Visit: National Palace Museum, No.221, Sec.2, Zhishan Rd, Shilin Dist, Taipei 11143 Taiwan
National Palace Museum located in Taipei and the Southern Branch in Taibao City of Chiayi County are two of the most symbolic and
popular museums visited by the locals and also visitors around the world. This ticket allows you to visit both museums so that you can get a full experience of Chinese history and culture.
National Palace Museum in Taipei
In 1925, the National Palace Museum was originally established as the Palace Museum in the Forbidden City in China with collection of artwork and artifacts from the imperial collections. In August 1965, construction of the National Palace Museum located in Taipei was completed. The museum boasts a large collection that encompasses 8,000 years of Chinese history with nearly 700,000 pieces of permanent collection of ancient Chinese imperial artifacts and artworks inherited from the Song, Yuan, Ming, and Qing courts. Approximately 3,000 pieces of the museum's collection can be viewed at the museum.
The collection of National Palace Museum comes in different forms and materials including ceramics, metal work, carvings, painting and calligraphy. Some of the most popular pieces includes the Jadeite Cabbage and Meat-shaped Stone. Jadeite Cabbage is a piece of jadeite carved into the shape of a cabbage head, and with a large and a small grasshopper camouflaged in the leaves. The Meat-shaped Stone is a piece of jasper and its dyed and textured surface makes the layers of skin, lean meat, and fat materialized lifelike.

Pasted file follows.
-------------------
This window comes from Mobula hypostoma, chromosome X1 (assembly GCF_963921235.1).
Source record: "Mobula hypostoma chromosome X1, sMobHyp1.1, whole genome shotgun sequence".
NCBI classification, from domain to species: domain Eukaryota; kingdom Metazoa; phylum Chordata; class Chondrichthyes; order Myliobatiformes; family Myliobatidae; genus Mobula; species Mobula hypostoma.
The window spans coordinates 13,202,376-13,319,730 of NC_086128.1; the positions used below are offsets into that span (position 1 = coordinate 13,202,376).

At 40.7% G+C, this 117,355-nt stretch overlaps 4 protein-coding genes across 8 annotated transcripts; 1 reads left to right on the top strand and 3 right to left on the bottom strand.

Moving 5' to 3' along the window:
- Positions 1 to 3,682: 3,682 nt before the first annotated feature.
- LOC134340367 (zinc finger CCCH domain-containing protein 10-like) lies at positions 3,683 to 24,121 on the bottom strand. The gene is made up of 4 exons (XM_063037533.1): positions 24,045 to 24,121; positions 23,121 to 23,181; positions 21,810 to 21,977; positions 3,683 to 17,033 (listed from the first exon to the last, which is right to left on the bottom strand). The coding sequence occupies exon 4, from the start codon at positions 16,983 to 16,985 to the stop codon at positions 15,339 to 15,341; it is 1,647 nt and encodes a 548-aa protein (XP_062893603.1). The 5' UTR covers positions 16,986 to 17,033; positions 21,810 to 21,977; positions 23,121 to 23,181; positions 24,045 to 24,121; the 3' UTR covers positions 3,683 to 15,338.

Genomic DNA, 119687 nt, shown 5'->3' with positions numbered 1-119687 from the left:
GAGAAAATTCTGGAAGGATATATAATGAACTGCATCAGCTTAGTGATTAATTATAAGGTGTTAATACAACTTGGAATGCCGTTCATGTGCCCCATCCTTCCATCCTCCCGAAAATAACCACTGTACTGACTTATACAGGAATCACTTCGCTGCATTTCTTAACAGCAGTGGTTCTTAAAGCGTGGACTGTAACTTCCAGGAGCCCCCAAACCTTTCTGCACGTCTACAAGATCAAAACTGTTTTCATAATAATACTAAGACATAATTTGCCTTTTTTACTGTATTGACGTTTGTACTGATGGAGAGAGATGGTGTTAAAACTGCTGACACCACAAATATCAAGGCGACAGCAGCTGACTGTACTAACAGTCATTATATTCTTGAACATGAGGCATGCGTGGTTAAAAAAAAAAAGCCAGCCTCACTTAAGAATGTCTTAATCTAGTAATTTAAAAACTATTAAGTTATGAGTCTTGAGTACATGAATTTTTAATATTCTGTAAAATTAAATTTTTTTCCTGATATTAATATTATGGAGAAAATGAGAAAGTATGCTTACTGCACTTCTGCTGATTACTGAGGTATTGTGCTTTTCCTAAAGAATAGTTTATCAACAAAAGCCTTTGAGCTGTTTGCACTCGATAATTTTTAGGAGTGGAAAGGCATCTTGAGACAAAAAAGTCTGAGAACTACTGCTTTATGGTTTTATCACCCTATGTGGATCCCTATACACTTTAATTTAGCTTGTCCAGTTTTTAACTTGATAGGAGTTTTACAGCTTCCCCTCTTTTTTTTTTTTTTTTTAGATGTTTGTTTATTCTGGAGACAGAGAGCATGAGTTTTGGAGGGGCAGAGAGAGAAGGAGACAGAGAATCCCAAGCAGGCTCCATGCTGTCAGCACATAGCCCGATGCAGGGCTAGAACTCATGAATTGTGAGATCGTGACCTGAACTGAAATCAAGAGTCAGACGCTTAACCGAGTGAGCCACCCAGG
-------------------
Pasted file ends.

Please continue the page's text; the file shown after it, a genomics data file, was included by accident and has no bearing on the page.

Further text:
While enjoying the artifacts and artworks collection at the National Palace Museum, don't forget to take a walk around the museum to appreciate the museum architecture and its beautiful garden.
Southern Branch of the National Palace Museum
Southern Branch is located in the south part of Taiwan - Taibao City, Chiayi County (approx. 2.5 hours by car from central Taipei). The museum is also known for its modern architecture designed by Kris Yao. The concept of its design originated from the three brush strokes of Chinese painting - nongmo (thick ink), feibai (dry brush) and xuanran (ink wash).